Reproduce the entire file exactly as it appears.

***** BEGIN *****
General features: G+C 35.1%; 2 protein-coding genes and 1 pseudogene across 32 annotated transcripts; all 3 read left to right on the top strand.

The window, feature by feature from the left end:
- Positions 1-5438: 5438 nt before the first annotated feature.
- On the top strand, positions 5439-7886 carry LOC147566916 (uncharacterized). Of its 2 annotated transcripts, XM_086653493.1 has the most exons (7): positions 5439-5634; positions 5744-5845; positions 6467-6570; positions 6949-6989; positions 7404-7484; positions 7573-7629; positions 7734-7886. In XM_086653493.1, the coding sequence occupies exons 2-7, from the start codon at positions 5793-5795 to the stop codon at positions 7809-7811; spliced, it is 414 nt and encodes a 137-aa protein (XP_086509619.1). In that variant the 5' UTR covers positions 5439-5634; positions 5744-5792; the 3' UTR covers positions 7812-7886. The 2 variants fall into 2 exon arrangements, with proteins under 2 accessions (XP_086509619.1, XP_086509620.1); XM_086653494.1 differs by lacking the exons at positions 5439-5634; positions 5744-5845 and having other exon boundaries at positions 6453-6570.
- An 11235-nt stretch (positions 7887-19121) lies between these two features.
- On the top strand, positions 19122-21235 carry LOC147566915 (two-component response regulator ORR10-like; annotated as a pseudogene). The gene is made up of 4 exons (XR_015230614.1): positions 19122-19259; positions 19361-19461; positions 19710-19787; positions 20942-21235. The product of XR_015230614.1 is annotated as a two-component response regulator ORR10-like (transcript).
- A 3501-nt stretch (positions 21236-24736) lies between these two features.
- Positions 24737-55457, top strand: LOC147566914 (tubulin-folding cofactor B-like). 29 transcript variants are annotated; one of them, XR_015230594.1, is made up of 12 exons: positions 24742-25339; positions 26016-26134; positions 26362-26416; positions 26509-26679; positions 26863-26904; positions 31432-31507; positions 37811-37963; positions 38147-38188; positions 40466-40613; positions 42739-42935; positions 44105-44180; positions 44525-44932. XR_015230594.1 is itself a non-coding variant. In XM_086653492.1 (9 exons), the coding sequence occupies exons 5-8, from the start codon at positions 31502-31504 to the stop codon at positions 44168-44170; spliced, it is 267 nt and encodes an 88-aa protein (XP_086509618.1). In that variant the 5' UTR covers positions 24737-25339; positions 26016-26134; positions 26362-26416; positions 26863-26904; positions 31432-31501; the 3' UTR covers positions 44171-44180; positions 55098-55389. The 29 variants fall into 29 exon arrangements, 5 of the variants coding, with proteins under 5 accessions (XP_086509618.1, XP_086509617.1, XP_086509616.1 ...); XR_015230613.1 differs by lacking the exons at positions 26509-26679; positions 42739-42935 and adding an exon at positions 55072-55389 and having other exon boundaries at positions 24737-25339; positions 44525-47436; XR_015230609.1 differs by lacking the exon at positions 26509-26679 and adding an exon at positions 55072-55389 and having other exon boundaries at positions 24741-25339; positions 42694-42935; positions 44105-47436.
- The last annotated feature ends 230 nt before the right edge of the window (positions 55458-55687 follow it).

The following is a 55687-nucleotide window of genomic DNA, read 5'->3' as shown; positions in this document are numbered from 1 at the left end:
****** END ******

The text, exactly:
General features: G+C 35.1%; 2 protein-coding genes and 1 pseudogene across 32 annotated transcripts; all 3 read left to right on the top strand.

The window, feature by feature from the left end:
- Positions 1-5438: 5438 nt before the first annotated feature.
- On the top strand, positions 5439-7886 carry LOC147566916 (uncharacterized). Of its 2 annotated transcripts, XM_086653493.1 has the most exons (7): positions 5439-5634; positions 5744-5845; positions 6467-6570; positions 6949-6989; positions 7404-7484; positions 7573-7629; positions 7734-7886. In XM_086653493.1, the coding sequence occupies exons 2-7, from the start codon at positions 5793-5795 to the stop codon at positions 7809-7811; spliced, it is 414 nt and encodes a 137-aa protein (XP_086509619.1). In that variant the 5' UTR covers positions 5439-5634; positions 5744-5792; the 3' UTR covers positions 7812-7886. The 2 variants fall into 2 exon arrangements, with proteins under 2 accessions (XP_086509619.1, XP_086509620.1); XM_086653494.1 differs by lacking the exons at positions 5439-5634; positions 5744-5845 and having other exon boundaries at positions 6453-6570.
- An 11235-nt stretch (positions 7887-19121) lies between these two features.
- On the top strand, positions 19122-21235 carry LOC147566915 (two-component response regulator ORR10-like; annotated as a pseudogene). The gene is made up of 4 exons (XR_015230614.1): positions 19122-19259; positions 19361-19461; positions 19710-19787; positions 20942-21235. The product of XR_015230614.1 is annotated as a two-component response regulator ORR10-like (transcript).
- A 3501-nt stretch (positions 21236-24736) lies between these two features.
- Positions 24737-55457, top strand: LOC147566914 (tubulin-folding cofactor B-like). 29 transcript variants are annotated; one of them, XR_015230594.1, is made up of 12 exons: positions 24742-25339; positions 26016-26134; positions 26362-26416; positions 26509-26679; positions 26863-26904; positions 31432-31507; positions 37811-37963; positions 38147-38188; positions 40466-40613; positions 42739-42935; positions 44105-44180; positions 44525-44932. XR_015230594.1 is itself a non-coding variant. In XM_086653492.1 (9 exons), the coding sequence occupies exons 5-8, from the start codon at positions 31502-31504 to the stop codon at positions 44168-44170; spliced, it is 267 nt and encodes an 88-aa protein (XP_086509618.1). In that variant the 5' UTR covers positions 24737-25339; positions 26016-26134; positions 26362-26416; positions 26863-26904; positions 31432-31501; the 3' UTR covers positions 44171-44180; positions 55098-55389. The 29 variants fall into 29 exon arrangements, 5 of the variants coding, with proteins under 5 accessions (XP_086509618.1, XP_086509617.1, XP_086509616.1 ...); XR_015230613.1 differs by lacking the exons at positions 26509-26679; positions 42739-42935 and adding an exon at positions 55072-55389 and having other exon boundaries at positions 24737-25339; positions 44525-47436; XR_015230609.1 differs by lacking the exon at positions 26509-26679 and adding an exon at positions 55072-55389 and having other exon boundaries at positions 24741-25339; positions 42694-42935; positions 44105-47436.
- The last annotated feature ends 230 nt before the right edge of the window (positions 55458-55687 follow it).

The following is a 55687-nucleotide window of genomic DNA, read 5'->3' as shown; positions in this document are numbered from 1 at the left end: